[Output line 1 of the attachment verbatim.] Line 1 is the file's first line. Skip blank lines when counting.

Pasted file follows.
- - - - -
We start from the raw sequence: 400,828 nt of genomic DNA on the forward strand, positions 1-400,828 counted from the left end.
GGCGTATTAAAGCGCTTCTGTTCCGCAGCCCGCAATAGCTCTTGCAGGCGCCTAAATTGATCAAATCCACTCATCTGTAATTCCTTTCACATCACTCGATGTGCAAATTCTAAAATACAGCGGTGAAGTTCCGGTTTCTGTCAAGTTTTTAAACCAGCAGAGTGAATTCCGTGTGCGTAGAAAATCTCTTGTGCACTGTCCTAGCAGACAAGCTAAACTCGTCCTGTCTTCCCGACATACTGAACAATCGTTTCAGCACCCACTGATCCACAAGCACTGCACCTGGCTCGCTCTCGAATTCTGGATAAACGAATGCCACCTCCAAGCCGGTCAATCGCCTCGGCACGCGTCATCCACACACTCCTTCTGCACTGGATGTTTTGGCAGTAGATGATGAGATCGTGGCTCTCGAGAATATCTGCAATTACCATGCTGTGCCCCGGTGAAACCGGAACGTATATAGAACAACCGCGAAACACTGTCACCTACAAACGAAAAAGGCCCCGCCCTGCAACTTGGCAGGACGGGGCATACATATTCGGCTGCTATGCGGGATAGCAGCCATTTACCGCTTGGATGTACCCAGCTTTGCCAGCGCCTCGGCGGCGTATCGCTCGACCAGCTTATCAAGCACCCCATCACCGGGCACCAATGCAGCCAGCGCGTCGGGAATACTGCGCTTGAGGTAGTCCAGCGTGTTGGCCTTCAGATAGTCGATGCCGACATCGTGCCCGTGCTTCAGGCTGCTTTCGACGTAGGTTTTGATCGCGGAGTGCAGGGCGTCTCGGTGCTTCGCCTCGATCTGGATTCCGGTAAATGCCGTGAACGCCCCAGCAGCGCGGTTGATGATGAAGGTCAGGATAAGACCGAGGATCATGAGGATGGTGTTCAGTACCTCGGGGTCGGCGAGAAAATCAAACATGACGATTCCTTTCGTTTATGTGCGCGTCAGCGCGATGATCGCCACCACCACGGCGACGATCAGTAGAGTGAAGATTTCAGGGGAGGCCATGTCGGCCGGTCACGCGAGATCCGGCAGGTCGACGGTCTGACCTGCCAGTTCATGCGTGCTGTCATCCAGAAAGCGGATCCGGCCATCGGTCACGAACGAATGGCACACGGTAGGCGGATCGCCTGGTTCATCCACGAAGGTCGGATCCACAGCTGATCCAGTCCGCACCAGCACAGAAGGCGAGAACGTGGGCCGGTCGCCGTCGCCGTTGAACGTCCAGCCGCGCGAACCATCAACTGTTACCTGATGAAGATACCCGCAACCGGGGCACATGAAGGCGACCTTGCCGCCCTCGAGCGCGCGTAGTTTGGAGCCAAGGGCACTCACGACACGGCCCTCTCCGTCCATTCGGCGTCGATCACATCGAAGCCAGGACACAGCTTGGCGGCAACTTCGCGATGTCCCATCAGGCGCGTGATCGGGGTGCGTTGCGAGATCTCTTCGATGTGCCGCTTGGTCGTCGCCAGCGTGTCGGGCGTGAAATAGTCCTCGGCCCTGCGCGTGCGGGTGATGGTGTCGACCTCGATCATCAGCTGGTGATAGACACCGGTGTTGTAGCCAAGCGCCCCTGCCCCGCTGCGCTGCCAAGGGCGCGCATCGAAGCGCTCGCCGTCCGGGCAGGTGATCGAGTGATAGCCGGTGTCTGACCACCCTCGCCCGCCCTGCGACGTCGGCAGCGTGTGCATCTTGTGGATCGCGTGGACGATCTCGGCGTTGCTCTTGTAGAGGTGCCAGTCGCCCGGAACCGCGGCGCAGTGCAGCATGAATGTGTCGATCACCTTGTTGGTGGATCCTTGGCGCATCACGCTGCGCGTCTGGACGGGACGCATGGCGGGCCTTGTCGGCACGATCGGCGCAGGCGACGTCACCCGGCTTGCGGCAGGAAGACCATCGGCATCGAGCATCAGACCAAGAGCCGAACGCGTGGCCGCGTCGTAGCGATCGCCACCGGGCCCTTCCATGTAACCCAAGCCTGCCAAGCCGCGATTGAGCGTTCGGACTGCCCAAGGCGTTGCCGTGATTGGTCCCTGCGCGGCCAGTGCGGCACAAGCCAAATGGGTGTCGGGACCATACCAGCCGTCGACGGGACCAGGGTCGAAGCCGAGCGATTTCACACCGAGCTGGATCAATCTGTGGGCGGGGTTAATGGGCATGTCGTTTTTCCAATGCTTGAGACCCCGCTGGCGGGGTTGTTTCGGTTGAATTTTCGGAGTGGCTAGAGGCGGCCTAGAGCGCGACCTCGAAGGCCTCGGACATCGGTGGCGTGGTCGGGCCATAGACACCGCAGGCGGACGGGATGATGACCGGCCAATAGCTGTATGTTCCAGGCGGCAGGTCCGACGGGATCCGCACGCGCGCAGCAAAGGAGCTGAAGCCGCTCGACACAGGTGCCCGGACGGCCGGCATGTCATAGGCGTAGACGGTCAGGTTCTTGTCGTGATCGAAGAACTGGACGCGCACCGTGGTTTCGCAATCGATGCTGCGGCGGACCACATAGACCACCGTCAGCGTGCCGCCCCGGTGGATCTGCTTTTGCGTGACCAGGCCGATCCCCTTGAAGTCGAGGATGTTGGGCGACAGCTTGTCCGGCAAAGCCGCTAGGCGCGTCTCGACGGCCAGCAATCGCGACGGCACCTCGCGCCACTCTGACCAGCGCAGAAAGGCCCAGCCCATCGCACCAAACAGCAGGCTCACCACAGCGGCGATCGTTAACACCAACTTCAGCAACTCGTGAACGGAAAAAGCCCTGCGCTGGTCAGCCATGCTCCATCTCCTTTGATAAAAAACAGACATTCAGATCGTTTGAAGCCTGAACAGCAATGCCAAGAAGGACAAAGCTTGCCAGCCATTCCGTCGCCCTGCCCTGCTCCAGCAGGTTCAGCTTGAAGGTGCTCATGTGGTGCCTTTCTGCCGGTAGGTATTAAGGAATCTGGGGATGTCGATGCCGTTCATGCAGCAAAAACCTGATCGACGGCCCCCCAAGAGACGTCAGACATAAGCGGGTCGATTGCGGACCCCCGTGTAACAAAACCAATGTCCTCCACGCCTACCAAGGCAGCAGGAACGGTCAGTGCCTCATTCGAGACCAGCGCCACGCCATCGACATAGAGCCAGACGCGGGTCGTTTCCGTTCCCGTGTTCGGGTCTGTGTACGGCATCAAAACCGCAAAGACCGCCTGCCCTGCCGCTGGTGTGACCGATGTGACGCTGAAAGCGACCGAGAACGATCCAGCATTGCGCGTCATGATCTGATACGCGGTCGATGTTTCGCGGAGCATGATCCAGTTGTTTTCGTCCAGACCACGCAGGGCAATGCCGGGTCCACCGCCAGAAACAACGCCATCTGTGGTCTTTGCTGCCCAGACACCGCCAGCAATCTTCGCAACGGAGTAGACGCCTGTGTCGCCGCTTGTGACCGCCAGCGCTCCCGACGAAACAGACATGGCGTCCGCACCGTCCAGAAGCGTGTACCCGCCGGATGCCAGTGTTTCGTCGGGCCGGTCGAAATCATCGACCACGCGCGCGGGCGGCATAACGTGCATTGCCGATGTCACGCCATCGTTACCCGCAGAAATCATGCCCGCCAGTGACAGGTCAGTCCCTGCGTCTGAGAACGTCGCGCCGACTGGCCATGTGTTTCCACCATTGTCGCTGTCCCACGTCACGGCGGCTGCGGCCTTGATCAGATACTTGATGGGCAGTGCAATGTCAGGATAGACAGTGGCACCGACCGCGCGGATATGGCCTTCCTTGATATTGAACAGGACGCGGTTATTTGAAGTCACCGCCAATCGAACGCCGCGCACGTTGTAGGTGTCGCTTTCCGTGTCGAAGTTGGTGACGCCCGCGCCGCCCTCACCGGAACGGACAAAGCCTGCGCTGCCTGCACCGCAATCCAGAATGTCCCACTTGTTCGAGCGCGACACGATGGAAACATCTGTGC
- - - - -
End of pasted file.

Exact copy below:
We start from the raw sequence: 400,828 nt of genomic DNA on the forward strand, positions 1-400,828 counted from the left end.